14. “The Outcast as Other: Portrayals of Marginalization in the Films of Mira Nair.” Modern Language Association Convention, Chicago, December 1999.
15. “Does Medium Affect Message? A Comparative Examination of Three Indo-English Novels from the British Raj and their Cinematic Counterparts.” The Millennium Film Conference: A Celebration of Cinema, Past, Present and Future. University of Bath, U.K., June 30, 1999.
16. “In Search of a Habitation: Nostalgic Canadian Immigrant Poetic Voices.” Modern Language Association Convention, Toronto, Canada. December 1997.
17. “Boroughs as Burrows: Manhattan and Queens in the Novels of Bharati Mukherjee.” Conference on Geography and Genre: The Empire State and the World, Fordham University, New York, N.Y., November 14, 1997.
18. “The Great Westward Expansion: Bharati Mukherjee’s Indian Ingenues.” Conference on Language and Literature, State University of New York, Cortland, N.Y., October 6, 1997.
19. “The Psychology of Loss: Cultural and Gender Politics of Mourning in the Post-Colonial Short Story in English.” Conference on The Healing Art of Literature, St. John’s University, Jamaica, N.Y., April 26, 1997.
20. “Urban Transgressions: The City as a Corrupting Influence in Kamala Markandaya’s Novels.” Modern Language Association Convention, Chicago. December 28, 1995.
21. “Breaking the Fetters: Resistance Against Codes of Conduct, Religion, Decorum and Propriety in the work of Contemporary Goan Poets.” International Goan Association Convention, Bethesda, Maryland, December 9, 1995.
22. “A Feminist Analysis of Some Medieval European Myths and Legends.” St. John’s University, Jamaica, New York. Spring, 1994.
23. “The Acquisition of Reading Skills by Learners from Varying Linguistic Environments.” British Council Returned Study Fellows Seminar, Jaipur, India. Winter, 1987.
24. “Penetrating the Unknown: A Textual Analysis of E.M. Forster’s A Passage to India.” Exeter College, Oxford, U.K. Summer 1987.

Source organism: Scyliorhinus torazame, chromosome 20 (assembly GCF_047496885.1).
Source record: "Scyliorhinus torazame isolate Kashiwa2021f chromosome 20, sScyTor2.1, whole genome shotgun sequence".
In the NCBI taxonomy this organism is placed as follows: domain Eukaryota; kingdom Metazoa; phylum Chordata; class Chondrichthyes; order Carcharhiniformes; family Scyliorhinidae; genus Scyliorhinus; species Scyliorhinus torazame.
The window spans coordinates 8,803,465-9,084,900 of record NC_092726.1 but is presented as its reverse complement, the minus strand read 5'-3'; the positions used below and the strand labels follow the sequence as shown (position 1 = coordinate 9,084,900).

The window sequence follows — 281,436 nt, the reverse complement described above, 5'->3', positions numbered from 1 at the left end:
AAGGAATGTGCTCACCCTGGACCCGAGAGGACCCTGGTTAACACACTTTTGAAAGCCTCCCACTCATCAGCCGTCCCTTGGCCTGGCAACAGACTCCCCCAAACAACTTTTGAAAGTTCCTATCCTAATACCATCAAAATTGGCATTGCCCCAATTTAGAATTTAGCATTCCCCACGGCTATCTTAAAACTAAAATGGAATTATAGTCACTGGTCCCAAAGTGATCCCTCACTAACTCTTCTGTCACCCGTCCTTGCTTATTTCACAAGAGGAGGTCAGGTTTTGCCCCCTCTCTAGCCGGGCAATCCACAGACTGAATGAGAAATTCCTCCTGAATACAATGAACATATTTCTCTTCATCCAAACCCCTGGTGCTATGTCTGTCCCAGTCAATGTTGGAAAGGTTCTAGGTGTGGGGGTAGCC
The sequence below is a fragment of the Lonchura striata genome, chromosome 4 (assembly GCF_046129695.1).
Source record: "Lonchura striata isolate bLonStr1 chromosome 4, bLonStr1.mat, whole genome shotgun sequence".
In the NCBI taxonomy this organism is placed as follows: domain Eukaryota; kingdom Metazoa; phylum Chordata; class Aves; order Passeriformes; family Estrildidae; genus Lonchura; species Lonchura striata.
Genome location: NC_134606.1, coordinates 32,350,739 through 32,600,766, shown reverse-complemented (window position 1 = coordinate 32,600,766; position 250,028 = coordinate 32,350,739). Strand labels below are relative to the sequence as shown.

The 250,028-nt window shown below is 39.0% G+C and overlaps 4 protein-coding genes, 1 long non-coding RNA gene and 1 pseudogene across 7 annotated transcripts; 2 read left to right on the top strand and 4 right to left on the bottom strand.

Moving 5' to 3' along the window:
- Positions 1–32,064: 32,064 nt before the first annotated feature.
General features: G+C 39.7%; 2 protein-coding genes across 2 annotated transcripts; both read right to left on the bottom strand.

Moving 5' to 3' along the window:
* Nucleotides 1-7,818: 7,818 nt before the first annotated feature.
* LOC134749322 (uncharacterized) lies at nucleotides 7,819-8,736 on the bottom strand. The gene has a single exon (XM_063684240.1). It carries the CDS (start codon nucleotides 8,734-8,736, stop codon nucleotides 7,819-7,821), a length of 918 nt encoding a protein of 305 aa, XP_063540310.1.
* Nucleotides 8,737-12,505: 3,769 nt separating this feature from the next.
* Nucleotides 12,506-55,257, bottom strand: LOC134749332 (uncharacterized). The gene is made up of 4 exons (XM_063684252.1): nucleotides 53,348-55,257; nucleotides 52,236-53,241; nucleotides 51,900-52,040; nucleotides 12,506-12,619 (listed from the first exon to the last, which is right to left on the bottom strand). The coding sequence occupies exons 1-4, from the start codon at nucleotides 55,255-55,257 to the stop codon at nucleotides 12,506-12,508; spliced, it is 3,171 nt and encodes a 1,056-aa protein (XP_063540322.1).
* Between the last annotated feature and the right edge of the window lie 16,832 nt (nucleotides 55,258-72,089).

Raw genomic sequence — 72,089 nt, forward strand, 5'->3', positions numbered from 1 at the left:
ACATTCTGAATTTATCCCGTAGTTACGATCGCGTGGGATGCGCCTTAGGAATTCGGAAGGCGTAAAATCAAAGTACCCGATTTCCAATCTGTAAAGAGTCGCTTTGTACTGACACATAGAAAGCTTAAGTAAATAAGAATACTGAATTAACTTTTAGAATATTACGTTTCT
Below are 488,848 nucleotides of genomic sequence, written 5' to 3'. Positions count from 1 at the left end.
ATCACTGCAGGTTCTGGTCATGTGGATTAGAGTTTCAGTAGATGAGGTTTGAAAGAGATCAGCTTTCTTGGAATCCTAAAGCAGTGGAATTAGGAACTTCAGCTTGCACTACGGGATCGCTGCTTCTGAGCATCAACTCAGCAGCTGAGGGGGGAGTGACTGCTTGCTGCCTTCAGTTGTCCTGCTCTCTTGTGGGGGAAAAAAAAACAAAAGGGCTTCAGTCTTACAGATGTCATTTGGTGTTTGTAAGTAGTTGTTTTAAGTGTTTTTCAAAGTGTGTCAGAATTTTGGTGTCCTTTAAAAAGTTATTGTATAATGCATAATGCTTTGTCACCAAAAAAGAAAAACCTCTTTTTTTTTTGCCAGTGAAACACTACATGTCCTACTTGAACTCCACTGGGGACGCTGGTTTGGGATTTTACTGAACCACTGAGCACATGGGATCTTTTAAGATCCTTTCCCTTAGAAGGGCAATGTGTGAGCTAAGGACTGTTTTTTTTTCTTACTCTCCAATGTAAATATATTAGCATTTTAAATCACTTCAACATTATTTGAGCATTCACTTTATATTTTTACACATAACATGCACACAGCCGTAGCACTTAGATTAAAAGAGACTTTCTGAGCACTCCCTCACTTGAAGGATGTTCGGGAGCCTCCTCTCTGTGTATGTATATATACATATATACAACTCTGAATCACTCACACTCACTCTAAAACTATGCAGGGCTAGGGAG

25. “A Feminist Analysis of Ursula Brangwen in D.H. Lawrence’s The Rainbow.” Exeter College, Oxford, U.K. Summer, 1987.
26. “The Development of Writing Skills for Specific Purposes with special reference to Journalism.” British Council Workshop on English for Specific Purposes. Bombay, India. Spring, 1986.
1. “Separating Nations: the India-Pakistan Partition in Fiction and Film (Bapsi Sidhwa’s Cracking India and Deepa Mehta’s Earth 1947)”. University of Padua, Italy, March 19, 2009.
2. “The Politics of Mourning: Grief-Management since 9/11”. Lecture presented at the YWCA, Westport, Connecticut, 2006.
3. “The Politics of Mourning: Grief-Management and Contemporary World Literature”. Meet-The-Author Series. The Pequot Library, Southport, Connecticut, January 2006.
4. The Status of Indian Writing in English in the Context of International Literary Trends”. Lecture delivered at the invitation of St. Andrew’s College, Bombay, India. Summer 1994.
5. “Cross-Cultural Dialogue: Promoting Indian Writing in English in America”. Lecture delivered at the invitation of The PEN All-India Center and the Institute of World Culture, Bombay, India. Summer 1994.
6. “Deconstruction and the British Academe”. Lecture delivered at the invitation of The Bombay English Association, Bombay, India. Winter 1987.